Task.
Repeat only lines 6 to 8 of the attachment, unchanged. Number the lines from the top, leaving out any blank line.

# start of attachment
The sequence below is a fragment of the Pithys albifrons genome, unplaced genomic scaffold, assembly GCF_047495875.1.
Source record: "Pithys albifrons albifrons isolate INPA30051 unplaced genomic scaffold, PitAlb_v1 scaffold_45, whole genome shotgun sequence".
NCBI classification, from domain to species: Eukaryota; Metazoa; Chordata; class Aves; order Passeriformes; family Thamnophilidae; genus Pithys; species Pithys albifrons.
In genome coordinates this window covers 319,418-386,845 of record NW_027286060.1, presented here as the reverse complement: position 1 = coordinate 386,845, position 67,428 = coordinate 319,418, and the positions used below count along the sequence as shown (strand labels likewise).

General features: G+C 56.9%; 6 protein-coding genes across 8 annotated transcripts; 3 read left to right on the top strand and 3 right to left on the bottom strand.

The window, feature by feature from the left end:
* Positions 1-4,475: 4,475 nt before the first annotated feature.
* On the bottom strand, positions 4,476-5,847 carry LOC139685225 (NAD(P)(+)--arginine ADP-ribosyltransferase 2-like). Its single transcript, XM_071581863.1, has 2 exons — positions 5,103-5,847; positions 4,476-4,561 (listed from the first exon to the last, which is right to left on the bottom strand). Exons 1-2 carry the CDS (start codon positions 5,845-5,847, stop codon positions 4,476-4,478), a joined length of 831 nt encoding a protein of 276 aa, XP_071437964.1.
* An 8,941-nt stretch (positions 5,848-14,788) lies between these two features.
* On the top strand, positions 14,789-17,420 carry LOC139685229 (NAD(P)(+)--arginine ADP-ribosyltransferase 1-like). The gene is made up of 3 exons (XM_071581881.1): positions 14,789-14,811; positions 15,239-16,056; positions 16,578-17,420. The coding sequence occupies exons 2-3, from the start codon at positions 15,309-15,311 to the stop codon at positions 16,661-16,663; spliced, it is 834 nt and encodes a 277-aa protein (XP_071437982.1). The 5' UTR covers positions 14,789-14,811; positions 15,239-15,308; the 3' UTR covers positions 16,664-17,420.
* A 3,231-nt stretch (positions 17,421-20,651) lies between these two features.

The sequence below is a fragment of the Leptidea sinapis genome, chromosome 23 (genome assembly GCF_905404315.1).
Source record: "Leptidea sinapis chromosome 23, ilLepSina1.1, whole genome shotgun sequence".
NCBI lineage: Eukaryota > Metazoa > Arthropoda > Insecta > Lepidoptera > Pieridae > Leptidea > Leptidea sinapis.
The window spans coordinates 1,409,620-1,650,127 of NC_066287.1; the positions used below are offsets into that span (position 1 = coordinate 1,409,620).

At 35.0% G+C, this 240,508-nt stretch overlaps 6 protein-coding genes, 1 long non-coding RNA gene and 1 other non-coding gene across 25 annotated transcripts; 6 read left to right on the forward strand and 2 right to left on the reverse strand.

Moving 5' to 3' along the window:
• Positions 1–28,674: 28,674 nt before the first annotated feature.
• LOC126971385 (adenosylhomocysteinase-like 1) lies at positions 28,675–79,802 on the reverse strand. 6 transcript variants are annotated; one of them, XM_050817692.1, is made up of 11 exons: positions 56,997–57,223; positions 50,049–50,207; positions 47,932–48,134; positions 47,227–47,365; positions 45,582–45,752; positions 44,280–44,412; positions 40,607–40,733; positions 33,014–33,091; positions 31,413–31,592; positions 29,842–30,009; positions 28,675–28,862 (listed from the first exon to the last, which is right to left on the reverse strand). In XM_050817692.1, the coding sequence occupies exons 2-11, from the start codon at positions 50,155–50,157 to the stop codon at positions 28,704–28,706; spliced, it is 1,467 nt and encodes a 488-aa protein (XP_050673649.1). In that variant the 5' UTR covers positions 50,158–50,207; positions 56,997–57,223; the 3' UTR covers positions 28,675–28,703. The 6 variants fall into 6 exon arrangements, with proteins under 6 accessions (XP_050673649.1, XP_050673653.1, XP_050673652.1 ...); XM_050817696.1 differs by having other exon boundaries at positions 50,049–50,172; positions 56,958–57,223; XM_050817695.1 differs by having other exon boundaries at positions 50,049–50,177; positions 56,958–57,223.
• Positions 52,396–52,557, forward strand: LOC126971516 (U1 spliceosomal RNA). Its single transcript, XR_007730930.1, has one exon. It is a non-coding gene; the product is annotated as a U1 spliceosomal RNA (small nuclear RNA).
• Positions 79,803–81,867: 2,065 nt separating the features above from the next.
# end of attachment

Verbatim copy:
The window, feature by feature from the left end:
* Positions 1-4,475: 4,475 nt before the first annotated feature.
* On the bottom strand, positions 4,476-5,847 carry LOC139685225 (NAD(P)(+)--arginine ADP-ribosyltransferase 2-like). Its single transcript, XM_071581863.1, has 2 exons — positions 5,103-5,847; positions 4,476-4,561 (listed from the first exon to the last, which is right to left on the bottom strand). Exons 1-2 carry the CDS (start codon positions 5,845-5,847, stop codon positions 4,476-4,478), a joined length of 831 nt encoding a protein of 276 aa, XP_071437964.1.